Equity-linked saving schemes or ELSS are diversified mutual funds where most of its deposits are invested in private companies’ stocks that are equity and equity-related schemes. It is a perfect instrument for steady returns, tax benefits and wealth creation.
A Quick Brief of ELSS
ELSS are mutual funds, where the primary underlying investment is equity. At least 4/5th of the complete investible corpus is invested in the equities of listed companies. The associated stocks can be of different capitalisation across different sectors, private companies, and government undertakings.
ELSS has an essential 3-year lock-in period. During the lock-in period, the ELSS units cannot be redeemed or transferred to another scheme. One can invest in an ELSS both as a lump sum amount and through SIP. SIPs allow you to keep the investment engaged for a longer duration, thereby cushioning the short-term risks of equity and also helps accumulate more units. SIP calculators are great tools to gauge the expected returns of such investment without any confusion or misnomers.
The Extra Edge of Investing in an ELSS
One of the biggest advantages of ELSS is its tax benefit. Under Section 80C of the Income Tax Act, 1961, investments in instruments like ELSS, NSC, PPF are eligible for a cumulative tax deduction of up to Rs. 1.5 lakhs in a financial year. After 3 years of lock-in, if the redeemed ELSS’s capital gain is more than Rs. 1 lakh, the same will be taxed at 10%. The gains up to Rs. 1 lakh are not taxable.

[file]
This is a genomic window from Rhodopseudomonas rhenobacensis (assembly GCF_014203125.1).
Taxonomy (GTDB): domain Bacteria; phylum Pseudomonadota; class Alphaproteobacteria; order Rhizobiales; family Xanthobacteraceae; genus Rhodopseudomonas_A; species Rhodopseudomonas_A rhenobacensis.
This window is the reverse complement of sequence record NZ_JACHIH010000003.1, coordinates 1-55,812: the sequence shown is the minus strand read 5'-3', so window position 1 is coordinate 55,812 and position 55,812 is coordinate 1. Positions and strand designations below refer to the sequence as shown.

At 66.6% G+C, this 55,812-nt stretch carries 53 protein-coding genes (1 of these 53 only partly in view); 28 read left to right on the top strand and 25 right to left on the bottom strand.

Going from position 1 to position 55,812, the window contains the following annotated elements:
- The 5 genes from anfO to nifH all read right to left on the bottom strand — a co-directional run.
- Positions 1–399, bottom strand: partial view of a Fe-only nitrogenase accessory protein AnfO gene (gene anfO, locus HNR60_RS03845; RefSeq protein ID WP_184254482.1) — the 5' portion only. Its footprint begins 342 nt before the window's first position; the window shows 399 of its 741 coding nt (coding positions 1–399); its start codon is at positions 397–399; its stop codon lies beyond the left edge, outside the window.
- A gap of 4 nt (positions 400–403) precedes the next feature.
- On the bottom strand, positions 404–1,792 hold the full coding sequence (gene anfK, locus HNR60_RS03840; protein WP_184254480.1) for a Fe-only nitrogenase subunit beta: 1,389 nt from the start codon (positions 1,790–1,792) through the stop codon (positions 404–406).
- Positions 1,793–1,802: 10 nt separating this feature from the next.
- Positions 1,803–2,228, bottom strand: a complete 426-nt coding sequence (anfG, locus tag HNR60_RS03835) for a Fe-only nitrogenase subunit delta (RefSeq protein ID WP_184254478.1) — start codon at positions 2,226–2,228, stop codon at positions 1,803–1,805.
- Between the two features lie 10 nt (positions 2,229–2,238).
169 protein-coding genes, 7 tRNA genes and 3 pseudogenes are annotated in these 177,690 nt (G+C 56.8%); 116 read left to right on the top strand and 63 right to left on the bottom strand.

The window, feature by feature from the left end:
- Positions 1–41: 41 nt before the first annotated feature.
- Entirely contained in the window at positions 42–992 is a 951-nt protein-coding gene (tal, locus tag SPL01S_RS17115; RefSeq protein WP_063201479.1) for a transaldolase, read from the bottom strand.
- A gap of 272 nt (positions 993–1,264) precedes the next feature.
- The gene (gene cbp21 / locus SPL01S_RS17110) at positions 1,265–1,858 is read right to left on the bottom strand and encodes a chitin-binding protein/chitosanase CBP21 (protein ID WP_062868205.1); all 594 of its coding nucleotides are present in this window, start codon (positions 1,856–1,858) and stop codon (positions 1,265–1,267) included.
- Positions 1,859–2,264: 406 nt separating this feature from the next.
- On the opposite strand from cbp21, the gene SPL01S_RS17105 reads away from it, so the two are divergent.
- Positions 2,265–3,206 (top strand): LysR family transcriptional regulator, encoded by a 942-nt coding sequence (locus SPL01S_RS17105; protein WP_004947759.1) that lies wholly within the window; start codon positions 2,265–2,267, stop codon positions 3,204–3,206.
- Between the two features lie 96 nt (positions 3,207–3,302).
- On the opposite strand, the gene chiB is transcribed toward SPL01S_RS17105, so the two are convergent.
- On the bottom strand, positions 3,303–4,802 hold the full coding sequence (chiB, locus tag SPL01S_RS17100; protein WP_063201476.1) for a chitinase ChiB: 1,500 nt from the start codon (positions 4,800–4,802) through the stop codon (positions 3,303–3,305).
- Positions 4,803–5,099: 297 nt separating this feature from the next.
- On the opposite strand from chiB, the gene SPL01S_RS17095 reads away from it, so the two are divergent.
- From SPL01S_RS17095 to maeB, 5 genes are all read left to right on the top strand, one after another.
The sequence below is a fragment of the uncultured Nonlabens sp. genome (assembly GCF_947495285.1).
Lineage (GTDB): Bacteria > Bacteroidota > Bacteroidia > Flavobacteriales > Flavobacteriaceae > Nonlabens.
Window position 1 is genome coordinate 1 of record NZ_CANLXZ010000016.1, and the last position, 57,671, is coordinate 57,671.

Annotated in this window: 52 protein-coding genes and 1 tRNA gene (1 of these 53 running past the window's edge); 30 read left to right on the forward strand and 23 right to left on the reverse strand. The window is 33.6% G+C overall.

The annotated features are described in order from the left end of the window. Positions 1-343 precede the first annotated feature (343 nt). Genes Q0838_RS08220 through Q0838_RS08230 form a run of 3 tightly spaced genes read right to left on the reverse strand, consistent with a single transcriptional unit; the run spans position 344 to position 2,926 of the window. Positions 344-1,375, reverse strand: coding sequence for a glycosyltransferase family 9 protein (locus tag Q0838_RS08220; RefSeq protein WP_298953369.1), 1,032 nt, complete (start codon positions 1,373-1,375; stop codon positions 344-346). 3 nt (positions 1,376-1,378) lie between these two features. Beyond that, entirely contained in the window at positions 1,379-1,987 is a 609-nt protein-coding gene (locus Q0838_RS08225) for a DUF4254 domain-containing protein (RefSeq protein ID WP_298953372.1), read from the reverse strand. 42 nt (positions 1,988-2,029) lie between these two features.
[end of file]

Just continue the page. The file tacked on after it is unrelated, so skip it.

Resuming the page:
There are other tax saving investment options like the National Savings Certificate (NSC), Public Provident Fund (PPF), ULIPs etc. However, all these instruments have a lock-in period higher than ELSS. Perse, both NSC and ULIPs have a lock-in period of 5 years. One can use tools like PPF calculator and SIP calculator to compare the benefits accruable from these instruments.
The Right Number of ELSS
The equity portfolio of an ELSS comprises around 70 to 100 stocks. If an investor invests in even 6 ELSS, he/she would be hovering around 6000 stocks. In India, around 5000 stocks are listed, out of which roughly 250 make up for almost 905 of the country’s total stock markets. So, investing in 5 or 6 ELSS would cover up almost the whole market capital. The question to ask—is this required?
Covering the complete market capitalisation will earn you the returns of the market index. In that case, one can choose a corresponding portfolio. Why go for ELSS? Also, in doing so, one may invest in the same stocks that are part of varying schemes, thereby generating the problem of overlapping.
ELSS is an ideal fit for a balanced portfolio of risk and return, then. Equities are risk-prone in the short term. One ELSS can’t cover up the risk margins. The objective is to spread the investment across a balanced set of stable and well-performing stocks. Ideally, two to three ELSS units should be enough to arrive at a balanced configuration of risk-return, covering all significant equities of the market.